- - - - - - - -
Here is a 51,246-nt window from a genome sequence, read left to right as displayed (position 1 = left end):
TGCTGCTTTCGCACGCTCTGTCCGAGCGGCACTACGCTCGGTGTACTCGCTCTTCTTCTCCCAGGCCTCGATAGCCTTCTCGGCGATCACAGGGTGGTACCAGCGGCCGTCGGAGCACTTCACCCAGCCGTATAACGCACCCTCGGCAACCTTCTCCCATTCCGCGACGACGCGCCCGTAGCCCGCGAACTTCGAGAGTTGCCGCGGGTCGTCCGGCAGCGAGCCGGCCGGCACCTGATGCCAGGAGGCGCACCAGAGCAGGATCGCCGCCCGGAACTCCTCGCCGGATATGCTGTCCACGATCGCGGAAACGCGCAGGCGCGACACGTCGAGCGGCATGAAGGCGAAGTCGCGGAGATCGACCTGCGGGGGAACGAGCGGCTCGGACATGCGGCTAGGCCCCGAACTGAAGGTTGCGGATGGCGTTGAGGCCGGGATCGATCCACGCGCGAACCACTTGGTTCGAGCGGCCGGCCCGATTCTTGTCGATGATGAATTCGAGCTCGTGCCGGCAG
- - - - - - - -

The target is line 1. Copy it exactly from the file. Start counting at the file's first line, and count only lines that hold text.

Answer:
Here is a 51,246-nt window from a genome sequence, read left to right as displayed (position 1 = left end):